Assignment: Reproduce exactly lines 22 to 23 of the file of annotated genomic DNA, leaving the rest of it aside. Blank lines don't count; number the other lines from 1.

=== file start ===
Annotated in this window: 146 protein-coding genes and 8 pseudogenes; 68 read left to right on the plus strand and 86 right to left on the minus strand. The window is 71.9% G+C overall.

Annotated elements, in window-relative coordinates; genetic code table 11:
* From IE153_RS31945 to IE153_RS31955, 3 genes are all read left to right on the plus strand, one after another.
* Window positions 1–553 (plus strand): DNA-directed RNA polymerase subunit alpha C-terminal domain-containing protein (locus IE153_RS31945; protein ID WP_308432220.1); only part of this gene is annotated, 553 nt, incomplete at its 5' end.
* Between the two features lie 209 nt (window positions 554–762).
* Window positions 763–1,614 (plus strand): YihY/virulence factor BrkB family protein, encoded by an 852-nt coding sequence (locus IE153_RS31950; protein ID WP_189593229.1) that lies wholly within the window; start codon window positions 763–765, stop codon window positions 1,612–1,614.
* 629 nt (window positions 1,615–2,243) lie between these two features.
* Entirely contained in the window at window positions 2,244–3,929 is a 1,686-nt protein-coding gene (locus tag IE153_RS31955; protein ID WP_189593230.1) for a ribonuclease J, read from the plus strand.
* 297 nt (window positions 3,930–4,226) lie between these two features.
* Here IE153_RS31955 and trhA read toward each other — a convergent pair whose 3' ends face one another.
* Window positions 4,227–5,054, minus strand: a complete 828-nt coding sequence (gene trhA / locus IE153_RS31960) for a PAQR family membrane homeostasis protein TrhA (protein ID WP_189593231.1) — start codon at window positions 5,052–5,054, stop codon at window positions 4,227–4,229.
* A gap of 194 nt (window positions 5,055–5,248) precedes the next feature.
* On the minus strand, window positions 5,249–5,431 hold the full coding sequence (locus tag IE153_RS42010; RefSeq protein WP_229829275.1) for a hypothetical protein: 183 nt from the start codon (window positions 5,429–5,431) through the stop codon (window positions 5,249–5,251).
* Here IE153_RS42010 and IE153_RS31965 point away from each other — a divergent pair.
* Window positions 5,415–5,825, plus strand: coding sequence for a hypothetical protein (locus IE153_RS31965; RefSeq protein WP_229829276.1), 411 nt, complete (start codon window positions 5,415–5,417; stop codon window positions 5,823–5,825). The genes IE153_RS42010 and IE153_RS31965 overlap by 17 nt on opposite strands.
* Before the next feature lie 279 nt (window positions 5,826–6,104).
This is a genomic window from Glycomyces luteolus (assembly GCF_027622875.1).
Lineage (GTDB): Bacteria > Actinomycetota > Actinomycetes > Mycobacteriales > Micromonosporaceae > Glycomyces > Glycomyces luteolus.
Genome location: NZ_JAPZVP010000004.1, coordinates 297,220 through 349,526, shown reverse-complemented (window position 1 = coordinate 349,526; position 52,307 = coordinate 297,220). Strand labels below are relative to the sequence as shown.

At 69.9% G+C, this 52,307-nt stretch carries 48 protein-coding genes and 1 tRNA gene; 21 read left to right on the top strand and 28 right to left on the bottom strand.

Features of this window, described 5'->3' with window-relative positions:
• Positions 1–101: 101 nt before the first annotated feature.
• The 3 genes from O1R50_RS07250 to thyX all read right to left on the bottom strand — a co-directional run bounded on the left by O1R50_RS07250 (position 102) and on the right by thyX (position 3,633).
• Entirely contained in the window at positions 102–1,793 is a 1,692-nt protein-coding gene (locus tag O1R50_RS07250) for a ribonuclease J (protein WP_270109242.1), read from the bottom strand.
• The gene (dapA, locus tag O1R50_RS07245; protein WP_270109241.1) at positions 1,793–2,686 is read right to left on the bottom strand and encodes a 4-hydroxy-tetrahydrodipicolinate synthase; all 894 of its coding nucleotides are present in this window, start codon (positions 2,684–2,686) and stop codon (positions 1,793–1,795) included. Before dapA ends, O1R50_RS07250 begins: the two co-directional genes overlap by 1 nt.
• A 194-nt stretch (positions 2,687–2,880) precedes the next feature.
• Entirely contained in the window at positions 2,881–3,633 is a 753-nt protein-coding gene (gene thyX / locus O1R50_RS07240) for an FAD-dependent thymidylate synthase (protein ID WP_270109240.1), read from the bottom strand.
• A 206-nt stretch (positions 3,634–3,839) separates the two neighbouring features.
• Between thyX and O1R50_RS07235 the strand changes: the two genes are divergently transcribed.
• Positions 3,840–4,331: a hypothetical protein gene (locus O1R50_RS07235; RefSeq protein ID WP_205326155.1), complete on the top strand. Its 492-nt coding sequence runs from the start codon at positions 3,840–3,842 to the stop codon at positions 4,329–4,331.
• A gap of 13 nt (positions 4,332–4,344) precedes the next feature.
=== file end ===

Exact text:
• Positions 1–101: 101 nt before the first annotated feature.
• The 3 genes from O1R50_RS07250 to thyX all read right to left on the bottom strand — a co-directional run bounded on the left by O1R50_RS07250 (position 102) and on the right by thyX (position 3,633).